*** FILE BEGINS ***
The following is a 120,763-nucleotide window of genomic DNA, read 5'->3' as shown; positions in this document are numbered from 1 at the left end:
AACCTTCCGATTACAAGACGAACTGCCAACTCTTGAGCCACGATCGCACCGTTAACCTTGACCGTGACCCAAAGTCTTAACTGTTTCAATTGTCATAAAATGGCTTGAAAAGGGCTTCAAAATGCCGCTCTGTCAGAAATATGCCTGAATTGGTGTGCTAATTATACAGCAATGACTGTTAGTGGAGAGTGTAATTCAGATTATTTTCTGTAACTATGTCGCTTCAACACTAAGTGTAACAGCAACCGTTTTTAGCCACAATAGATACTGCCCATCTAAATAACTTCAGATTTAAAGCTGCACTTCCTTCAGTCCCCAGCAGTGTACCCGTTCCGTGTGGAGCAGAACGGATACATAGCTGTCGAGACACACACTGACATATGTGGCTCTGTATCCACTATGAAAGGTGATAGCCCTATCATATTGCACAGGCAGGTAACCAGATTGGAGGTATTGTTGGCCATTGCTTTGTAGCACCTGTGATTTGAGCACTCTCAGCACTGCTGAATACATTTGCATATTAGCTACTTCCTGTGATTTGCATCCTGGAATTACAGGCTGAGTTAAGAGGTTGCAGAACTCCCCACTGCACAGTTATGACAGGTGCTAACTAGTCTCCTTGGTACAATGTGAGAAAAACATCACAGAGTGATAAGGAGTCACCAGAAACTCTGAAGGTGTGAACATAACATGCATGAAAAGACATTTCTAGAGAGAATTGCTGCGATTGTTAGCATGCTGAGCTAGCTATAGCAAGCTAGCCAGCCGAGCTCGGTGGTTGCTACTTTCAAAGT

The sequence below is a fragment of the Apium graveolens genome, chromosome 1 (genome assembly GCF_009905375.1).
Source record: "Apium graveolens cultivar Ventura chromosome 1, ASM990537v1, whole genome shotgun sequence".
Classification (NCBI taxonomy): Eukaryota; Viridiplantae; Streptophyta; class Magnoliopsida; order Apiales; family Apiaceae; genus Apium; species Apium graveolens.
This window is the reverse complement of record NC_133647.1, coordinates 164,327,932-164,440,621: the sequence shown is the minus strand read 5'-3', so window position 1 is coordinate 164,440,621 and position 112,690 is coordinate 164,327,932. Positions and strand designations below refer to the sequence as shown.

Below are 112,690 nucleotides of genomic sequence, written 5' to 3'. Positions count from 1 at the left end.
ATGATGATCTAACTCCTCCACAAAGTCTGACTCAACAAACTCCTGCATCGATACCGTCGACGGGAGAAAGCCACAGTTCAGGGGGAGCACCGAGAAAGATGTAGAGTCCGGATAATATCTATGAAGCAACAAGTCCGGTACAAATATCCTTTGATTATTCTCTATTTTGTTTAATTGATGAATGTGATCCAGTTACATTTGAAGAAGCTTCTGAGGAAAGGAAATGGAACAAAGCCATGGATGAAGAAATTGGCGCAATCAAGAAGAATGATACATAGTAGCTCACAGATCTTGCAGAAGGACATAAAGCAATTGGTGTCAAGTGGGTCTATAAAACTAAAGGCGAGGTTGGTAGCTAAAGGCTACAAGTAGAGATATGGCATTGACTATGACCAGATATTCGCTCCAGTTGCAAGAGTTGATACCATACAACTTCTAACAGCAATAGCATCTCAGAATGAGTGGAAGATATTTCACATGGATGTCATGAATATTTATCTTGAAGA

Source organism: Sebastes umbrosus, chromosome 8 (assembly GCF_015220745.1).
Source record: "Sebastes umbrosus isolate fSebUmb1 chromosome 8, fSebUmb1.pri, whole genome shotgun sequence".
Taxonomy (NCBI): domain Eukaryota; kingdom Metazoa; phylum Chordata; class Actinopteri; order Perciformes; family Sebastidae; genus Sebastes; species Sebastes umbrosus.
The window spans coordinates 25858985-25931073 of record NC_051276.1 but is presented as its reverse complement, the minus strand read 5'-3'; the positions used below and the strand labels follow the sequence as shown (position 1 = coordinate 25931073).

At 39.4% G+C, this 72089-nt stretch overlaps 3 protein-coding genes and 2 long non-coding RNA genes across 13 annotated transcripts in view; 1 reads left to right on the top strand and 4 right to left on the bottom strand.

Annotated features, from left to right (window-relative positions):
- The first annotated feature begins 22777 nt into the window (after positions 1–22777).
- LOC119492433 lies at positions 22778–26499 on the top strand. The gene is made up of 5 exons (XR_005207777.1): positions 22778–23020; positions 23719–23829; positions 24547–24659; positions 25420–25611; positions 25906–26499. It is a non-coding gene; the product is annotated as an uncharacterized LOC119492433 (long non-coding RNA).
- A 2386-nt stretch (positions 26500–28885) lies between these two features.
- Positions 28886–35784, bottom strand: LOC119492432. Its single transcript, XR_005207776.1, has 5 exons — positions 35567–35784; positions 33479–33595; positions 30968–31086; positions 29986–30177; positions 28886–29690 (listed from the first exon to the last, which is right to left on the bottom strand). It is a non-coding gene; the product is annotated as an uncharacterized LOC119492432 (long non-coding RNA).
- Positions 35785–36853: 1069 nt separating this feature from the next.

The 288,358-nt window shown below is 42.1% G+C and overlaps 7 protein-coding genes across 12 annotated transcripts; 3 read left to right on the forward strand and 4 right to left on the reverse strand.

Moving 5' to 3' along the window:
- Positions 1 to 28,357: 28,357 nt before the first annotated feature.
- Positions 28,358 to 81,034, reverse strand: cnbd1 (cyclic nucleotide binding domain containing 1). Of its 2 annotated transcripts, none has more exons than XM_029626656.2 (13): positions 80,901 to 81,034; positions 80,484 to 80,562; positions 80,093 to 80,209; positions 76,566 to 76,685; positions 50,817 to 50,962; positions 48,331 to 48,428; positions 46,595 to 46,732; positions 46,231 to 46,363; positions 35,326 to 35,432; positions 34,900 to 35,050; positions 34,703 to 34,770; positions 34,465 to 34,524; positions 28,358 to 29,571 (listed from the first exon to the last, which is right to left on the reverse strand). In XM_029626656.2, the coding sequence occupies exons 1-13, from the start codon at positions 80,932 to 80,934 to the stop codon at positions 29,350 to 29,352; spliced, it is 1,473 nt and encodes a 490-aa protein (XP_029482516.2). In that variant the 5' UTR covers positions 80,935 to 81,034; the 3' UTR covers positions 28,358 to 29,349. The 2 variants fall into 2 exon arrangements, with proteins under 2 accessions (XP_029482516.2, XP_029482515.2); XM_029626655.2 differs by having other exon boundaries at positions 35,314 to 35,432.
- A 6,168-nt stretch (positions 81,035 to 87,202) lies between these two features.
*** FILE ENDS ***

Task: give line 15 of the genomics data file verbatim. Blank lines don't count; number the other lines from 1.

- The first annotated feature begins 22777 nt into the window (after positions 1–22777).